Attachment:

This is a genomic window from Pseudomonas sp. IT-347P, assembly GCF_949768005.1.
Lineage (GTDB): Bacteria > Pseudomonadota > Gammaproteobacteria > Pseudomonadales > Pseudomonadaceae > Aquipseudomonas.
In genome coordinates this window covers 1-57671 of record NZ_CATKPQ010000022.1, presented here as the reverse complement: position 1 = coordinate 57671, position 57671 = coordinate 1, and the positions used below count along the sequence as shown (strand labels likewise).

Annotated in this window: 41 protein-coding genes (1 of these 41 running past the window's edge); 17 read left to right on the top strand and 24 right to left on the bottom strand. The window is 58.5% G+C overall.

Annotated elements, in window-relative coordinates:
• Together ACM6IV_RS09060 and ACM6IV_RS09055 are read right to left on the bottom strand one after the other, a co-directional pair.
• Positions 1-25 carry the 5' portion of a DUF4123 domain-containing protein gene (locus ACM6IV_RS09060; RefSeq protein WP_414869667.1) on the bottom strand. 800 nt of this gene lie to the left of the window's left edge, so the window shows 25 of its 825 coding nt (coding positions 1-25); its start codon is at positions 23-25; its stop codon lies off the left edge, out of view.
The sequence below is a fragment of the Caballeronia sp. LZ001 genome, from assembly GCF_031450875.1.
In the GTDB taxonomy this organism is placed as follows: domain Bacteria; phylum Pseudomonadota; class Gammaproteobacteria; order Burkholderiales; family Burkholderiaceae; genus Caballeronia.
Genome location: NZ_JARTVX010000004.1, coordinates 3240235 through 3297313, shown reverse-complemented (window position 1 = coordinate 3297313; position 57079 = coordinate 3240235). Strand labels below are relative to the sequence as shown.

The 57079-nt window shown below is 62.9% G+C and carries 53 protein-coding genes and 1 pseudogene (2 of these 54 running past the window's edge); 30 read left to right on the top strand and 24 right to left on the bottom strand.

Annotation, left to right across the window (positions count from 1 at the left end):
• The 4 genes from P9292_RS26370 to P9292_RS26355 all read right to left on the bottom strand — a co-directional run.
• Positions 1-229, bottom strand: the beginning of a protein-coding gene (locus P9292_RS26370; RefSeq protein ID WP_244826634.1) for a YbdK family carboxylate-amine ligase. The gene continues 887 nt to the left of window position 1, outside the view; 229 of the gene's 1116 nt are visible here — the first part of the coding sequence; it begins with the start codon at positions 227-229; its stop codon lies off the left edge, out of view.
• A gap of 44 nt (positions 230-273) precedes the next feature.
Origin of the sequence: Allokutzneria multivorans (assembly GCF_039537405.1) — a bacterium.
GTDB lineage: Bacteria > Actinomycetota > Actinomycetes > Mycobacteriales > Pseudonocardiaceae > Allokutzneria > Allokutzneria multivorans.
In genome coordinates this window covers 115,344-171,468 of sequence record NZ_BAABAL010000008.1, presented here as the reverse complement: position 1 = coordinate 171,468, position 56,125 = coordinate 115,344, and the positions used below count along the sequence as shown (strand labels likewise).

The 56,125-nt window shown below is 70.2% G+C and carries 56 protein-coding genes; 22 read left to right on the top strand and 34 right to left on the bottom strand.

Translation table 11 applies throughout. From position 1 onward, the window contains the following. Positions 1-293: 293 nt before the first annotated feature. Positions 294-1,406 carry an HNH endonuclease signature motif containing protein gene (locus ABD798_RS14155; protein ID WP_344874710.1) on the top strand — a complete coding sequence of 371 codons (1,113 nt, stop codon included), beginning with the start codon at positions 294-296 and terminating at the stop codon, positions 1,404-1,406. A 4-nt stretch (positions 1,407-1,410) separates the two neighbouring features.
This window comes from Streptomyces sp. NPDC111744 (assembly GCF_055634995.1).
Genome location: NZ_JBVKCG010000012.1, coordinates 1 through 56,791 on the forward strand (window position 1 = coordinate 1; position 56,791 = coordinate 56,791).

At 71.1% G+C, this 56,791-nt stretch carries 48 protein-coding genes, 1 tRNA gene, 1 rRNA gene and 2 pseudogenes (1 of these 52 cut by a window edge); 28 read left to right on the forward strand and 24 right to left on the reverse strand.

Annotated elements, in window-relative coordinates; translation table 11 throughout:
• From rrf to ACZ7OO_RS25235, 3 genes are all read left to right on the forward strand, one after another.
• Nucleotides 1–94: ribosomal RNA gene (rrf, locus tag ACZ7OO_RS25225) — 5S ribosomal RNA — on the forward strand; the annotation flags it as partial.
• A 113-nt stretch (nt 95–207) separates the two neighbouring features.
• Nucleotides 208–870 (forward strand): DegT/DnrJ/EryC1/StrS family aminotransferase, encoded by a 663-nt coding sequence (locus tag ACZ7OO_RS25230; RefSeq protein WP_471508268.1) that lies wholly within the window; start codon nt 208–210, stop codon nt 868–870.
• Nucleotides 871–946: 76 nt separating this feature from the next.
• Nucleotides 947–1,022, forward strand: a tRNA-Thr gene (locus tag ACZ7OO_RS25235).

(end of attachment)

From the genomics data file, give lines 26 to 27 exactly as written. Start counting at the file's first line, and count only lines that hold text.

• Nucleotides 1–94: ribosomal RNA gene (rrf, locus tag ACZ7OO_RS25225) — 5S ribosomal RNA — on the forward strand; the annotation flags it as partial.
• A 113-nt stretch (nt 95–207) separates the two neighbouring features.